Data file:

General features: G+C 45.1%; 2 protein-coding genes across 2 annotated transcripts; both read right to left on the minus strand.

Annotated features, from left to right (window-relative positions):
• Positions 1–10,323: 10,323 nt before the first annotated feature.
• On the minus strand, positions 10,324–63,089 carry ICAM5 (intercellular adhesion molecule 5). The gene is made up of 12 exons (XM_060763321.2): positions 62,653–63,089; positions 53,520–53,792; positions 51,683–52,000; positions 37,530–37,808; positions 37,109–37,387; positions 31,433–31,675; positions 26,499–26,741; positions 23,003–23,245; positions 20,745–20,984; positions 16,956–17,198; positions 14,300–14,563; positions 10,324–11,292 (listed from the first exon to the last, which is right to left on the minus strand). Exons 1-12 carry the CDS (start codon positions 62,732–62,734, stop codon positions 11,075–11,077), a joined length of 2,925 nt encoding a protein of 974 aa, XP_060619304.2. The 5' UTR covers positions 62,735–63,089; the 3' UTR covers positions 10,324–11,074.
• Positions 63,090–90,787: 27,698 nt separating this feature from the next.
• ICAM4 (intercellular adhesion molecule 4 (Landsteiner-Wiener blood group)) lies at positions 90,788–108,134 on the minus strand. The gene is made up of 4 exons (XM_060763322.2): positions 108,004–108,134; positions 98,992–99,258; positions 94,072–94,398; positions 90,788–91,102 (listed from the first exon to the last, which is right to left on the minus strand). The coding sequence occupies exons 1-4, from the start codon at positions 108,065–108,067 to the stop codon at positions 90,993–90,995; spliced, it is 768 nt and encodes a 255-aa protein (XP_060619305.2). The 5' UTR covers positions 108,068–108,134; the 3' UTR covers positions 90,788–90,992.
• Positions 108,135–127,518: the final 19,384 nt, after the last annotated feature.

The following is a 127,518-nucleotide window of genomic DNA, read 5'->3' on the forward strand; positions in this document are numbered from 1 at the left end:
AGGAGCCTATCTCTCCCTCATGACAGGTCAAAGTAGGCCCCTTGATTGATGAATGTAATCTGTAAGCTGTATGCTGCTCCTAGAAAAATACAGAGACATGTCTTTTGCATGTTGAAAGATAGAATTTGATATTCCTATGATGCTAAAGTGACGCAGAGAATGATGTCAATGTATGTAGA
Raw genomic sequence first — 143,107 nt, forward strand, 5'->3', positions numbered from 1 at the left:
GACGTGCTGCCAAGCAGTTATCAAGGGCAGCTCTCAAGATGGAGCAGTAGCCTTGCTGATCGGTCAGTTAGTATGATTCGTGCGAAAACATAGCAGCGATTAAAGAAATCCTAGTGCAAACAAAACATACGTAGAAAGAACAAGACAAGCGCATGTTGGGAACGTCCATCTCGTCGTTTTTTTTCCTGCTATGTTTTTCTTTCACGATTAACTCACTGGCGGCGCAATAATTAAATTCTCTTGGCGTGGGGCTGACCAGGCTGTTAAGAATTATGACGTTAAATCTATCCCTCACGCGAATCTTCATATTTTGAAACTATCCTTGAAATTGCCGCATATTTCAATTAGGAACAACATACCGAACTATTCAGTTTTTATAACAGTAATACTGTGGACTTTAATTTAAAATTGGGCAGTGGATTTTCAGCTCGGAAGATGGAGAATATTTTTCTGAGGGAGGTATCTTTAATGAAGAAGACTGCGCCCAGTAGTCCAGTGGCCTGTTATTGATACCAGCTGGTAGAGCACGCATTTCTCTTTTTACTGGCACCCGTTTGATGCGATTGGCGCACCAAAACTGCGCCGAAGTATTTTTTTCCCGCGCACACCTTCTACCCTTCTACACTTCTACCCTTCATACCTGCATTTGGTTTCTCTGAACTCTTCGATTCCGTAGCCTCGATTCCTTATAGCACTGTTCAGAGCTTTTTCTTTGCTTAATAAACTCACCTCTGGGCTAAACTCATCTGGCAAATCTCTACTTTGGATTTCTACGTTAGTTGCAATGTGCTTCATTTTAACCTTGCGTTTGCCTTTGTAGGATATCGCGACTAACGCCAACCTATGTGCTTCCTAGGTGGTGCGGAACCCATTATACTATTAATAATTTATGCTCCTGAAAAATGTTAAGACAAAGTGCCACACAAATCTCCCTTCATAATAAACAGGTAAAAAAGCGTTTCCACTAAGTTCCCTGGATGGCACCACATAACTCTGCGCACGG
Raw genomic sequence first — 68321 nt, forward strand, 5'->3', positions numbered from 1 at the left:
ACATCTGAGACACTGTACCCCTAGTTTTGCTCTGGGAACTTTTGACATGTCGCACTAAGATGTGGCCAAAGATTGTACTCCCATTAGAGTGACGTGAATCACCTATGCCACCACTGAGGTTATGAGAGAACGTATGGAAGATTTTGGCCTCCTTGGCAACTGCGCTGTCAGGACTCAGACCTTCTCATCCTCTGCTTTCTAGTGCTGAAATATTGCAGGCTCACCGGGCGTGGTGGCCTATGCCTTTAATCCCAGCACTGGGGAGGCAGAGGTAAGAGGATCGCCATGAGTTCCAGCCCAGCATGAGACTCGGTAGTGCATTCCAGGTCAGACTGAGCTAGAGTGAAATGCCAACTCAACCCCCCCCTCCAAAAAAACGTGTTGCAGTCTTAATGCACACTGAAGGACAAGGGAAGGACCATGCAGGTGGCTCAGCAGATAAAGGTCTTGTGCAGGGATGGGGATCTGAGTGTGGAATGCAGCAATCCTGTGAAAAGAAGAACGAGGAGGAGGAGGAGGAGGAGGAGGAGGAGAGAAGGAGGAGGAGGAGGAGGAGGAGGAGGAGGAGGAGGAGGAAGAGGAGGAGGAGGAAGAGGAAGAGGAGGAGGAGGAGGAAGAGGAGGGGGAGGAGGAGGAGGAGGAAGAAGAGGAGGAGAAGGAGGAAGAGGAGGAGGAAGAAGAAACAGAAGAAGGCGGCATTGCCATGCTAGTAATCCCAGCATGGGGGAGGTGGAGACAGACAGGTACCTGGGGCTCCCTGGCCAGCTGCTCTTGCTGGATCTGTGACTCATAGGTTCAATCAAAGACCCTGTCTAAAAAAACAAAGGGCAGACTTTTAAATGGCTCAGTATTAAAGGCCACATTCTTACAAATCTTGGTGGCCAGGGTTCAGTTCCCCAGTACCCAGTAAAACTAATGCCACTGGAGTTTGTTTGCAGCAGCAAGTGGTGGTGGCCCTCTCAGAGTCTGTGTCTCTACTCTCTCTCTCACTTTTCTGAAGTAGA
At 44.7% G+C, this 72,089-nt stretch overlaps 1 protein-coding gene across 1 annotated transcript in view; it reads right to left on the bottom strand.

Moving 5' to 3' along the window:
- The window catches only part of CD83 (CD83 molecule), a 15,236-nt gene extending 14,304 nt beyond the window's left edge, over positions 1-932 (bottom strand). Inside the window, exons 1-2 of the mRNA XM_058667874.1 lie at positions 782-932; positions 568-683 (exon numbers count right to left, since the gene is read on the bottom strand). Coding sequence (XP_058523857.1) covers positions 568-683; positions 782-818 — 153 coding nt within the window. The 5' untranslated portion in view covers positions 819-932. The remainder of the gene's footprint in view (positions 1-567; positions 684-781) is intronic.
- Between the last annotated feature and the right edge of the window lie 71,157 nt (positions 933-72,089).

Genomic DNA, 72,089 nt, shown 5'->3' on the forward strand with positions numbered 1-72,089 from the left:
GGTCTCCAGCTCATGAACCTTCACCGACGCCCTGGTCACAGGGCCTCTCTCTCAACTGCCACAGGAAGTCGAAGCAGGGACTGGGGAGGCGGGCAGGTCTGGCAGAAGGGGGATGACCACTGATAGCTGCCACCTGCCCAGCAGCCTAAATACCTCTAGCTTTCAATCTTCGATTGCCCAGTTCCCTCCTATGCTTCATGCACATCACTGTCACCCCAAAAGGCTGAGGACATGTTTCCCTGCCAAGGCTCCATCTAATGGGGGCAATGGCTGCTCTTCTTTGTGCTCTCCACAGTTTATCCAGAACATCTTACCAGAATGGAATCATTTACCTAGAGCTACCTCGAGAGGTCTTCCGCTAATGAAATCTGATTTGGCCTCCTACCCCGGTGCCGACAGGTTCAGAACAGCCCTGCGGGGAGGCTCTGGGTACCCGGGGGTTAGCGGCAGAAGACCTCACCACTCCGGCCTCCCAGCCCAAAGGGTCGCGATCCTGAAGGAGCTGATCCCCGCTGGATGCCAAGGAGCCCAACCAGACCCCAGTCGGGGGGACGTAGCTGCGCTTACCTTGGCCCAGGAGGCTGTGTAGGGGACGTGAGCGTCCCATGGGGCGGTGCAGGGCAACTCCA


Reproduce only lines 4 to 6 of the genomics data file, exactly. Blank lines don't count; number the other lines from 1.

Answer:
• On the minus strand, positions 10,324–63,089 carry ICAM5 (intercellular adhesion molecule 5). The gene is made up of 12 exons (XM_060763321.2): positions 62,653–63,089; positions 53,520–53,792; positions 51,683–52,000; positions 37,530–37,808; positions 37,109–37,387; positions 31,433–31,675; positions 26,499–26,741; positions 23,003–23,245; positions 20,745–20,984; positions 16,956–17,198; positions 14,300–14,563; positions 10,324–11,292 (listed from the first exon to the last, which is right to left on the minus strand). Exons 1-12 carry the CDS (start codon positions 62,732–62,734, stop codon positions 11,075–11,077), a joined length of 2,925 nt encoding a protein of 974 aa, XP_060619304.2. The 5' UTR covers positions 62,735–63,089; the 3' UTR covers positions 10,324–11,074.
• Positions 63,090–90,787: 27,698 nt separating this feature from the next.
• ICAM4 (intercellular adhesion molecule 4 (Landsteiner-Wiener blood group)) lies at positions 90,788–108,134 on the minus strand. The gene is made up of 4 exons (XM_060763322.2): positions 108,004–108,134; positions 98,992–99,258; positions 94,072–94,398; positions 90,788–91,102 (listed from the first exon to the last, which is right to left on the minus strand). The coding sequence occupies exons 1-4, from the start codon at positions 108,065–108,067 to the stop codon at positions 90,993–90,995; spliced, it is 768 nt and encodes a 255-aa protein (XP_060619305.2). The 5' UTR covers positions 108,068–108,134; the 3' UTR covers positions 90,788–90,992.